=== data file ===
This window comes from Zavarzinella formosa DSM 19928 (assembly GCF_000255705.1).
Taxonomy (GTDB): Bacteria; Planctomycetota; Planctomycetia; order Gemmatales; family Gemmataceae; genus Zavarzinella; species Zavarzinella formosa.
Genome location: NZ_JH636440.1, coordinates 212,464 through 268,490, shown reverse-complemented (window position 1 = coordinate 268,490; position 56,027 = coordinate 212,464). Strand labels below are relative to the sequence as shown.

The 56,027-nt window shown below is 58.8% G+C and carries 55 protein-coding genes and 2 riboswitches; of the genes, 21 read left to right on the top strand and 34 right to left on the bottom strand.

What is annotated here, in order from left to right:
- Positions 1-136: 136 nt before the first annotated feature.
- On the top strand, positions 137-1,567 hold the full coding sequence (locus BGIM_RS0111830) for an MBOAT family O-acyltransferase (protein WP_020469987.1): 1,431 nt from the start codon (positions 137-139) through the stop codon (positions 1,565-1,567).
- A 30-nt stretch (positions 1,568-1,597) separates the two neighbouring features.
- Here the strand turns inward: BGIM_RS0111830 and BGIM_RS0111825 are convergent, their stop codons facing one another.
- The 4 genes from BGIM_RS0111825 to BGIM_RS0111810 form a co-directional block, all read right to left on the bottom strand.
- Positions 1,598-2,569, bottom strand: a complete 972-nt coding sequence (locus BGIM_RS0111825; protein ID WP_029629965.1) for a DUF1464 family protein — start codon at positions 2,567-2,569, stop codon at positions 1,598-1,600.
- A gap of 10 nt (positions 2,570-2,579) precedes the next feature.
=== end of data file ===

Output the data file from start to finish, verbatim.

This window comes from Zavarzinella formosa DSM 19928 (assembly GCF_000255705.1).
Taxonomy (GTDB): Bacteria; Planctomycetota; Planctomycetia; order Gemmatales; family Gemmataceae; genus Zavarzinella; species Zavarzinella formosa.
Genome location: NZ_JH636440.1, coordinates 212,464 through 268,490, shown reverse-complemented (window position 1 = coordinate 268,490; position 56,027 = coordinate 212,464). Strand labels below are relative to the sequence as shown.

The 56,027-nt window shown below is 58.8% G+C and carries 55 protein-coding genes and 2 riboswitches; of the genes, 21 read left to right on the top strand and 34 right to left on the bottom strand.

What is annotated here, in order from left to right:
- Positions 1-136: 136 nt before the first annotated feature.
- On the top strand, positions 137-1,567 hold the full coding sequence (locus BGIM_RS0111830) for an MBOAT family O-acyltransferase (protein WP_020469987.1): 1,431 nt from the start codon (positions 137-139) through the stop codon (positions 1,565-1,567).
- A 30-nt stretch (positions 1,568-1,597) separates the two neighbouring features.
- Here the strand turns inward: BGIM_RS0111830 and BGIM_RS0111825 are convergent, their stop codons facing one another.
- The 4 genes from BGIM_RS0111825 to BGIM_RS0111810 form a co-directional block, all read right to left on the bottom strand.
- Positions 1,598-2,569, bottom strand: a complete 972-nt coding sequence (locus BGIM_RS0111825; protein ID WP_029629965.1) for a DUF1464 family protein — start codon at positions 2,567-2,569, stop codon at positions 1,598-1,600.
- A gap of 10 nt (positions 2,570-2,579) precedes the next feature.